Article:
Whenever we experience a loss, we grieve. How we grieve is determined by many factors, but the reality is, we grieve. When children and teenagers lose someone through death they also grieve.
Like adults, children and teenagers’ responses are unique. They may have physical complaints, experience difficulty in concentrating or staying on task and feel a range of emotions, from anger and sadness to guilt and anxiety.
Often we hear, “I don’t think my daughter understands what has happened, because she just wants to play with her friends,” or “His teammate died, and yet he is going out with friends.” A young person may struggle with the intensity of grief, and sustaining such strong emotions is difficult. This is described by some professionals as a “short feeling span.” The pain of loss can be sustained for only so long before they are compelled to seek a distraction.
It is important to offer assistance appropriate to one’s developmental level. Children respond to their grief as it expresses itself to them. They process as they go along and re-grieve when an event, such as their first basketball game, donuts with dad or a first dance, reveals an additional layer of loss. These events bring forward the realization of the permanence of the death and the future losses to be experienced.
When they enter their teen years, children can sometimes receive messages to move quickly through their grief. Because of their need to conform to peers and fear of appearing “different,” they may minimize expressions of grief. Teens are also facing life issues (dating, life planning, graduation, etc.) that compel them to put grief on the back burner.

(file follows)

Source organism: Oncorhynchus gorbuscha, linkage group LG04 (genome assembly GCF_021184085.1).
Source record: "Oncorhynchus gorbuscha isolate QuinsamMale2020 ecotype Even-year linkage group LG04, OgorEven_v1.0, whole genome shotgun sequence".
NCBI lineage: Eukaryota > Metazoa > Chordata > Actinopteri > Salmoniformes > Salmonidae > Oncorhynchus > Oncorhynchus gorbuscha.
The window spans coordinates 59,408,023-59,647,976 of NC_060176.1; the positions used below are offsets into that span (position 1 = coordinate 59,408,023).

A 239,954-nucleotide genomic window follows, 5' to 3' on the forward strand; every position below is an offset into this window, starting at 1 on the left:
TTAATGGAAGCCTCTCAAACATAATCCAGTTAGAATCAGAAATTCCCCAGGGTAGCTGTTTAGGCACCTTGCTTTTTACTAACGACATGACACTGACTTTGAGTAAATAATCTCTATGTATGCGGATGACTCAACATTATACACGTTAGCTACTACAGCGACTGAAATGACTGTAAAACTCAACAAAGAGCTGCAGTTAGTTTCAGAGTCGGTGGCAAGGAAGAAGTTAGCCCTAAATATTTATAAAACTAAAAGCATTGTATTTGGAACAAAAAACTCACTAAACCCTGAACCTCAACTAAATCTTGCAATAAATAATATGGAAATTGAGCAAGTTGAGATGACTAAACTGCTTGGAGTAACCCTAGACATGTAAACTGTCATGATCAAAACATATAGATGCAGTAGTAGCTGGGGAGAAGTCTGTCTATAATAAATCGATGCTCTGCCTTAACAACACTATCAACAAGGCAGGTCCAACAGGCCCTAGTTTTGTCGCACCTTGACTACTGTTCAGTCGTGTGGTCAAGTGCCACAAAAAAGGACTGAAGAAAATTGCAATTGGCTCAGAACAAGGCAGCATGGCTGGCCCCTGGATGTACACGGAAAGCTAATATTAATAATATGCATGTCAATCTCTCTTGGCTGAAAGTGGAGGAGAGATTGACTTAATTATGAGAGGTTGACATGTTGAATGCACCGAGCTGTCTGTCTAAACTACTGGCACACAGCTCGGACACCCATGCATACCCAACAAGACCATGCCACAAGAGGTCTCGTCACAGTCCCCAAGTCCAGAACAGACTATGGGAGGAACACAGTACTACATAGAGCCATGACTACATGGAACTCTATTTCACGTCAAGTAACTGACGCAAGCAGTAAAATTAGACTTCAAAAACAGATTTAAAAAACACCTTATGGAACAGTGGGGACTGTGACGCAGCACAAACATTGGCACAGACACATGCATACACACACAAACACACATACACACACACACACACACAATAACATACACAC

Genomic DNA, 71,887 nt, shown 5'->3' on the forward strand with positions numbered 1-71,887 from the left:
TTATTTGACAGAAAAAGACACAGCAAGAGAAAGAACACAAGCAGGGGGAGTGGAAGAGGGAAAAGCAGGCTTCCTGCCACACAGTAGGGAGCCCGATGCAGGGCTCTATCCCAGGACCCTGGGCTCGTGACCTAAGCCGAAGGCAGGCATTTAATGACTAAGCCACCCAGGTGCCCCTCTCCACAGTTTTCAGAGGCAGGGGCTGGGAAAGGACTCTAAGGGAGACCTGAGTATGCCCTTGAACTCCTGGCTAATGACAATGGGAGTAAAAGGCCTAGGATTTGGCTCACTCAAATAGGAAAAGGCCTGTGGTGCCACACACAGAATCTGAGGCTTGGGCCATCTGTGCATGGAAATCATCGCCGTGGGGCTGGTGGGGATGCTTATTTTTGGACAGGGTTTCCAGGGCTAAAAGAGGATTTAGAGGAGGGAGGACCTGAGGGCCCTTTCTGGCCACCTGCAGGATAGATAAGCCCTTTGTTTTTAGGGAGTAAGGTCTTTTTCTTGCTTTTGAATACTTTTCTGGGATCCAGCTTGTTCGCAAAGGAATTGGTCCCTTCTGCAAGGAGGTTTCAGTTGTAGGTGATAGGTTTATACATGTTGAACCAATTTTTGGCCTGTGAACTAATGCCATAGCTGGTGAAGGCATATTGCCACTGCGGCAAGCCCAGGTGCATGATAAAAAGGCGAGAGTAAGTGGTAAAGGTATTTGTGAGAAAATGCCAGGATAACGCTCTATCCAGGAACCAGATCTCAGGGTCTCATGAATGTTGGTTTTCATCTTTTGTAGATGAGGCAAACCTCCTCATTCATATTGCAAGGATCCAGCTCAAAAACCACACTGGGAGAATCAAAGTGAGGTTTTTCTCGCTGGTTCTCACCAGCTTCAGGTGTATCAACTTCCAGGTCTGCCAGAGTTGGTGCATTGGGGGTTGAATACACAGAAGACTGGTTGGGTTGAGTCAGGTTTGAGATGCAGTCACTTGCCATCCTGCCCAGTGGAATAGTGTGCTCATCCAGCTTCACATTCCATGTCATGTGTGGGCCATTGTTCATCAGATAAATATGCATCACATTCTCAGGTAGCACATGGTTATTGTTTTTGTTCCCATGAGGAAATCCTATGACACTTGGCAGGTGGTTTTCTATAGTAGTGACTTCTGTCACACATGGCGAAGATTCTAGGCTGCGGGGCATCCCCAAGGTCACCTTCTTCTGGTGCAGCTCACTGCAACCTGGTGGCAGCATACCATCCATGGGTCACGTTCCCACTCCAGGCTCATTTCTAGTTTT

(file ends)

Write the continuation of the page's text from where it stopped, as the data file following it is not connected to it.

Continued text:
Teens may also be encouraged to take a more adult role in the household, assuming responsibilities to ease the stress on a surviving parent, leaving little time to grieve. All this creates a situation where teens may have to begin their grief journeys all over again (in their 20s) when these other issues subside.
In school, while the child or teenager is expected to carry on with math assignments and listen to the science lecture, his/her emotions associated with a loss are churning inside. Teachers faced with increasing demands on their time and attention are not prepared for or equipped to address these issues, or perhaps to even be aware of what is happening.
So, how do we help our children and teenagers cope with the natural occurrence of loss and grief in their lives? For young people to learn to grieve in a healthy manner, they need understanding, information and support.
Parents can provide great support at home, but since our children and teenagers spend so much of their lives in school, there is growing awareness of the school’s role in meeting the needs of the grieving student—and programs are being developed in response. Through understanding and support, an atmosphere of healing can be created.
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Hospice of the Red River Valley has many resources available for the public, on a loan basis, through the resource libraries in each of our offices. Topics include caregiving, terminal illness, dying, death, grief and loss. To view more information about our grief support services, visit the grief support section of our website or call us at (800) 237-4629.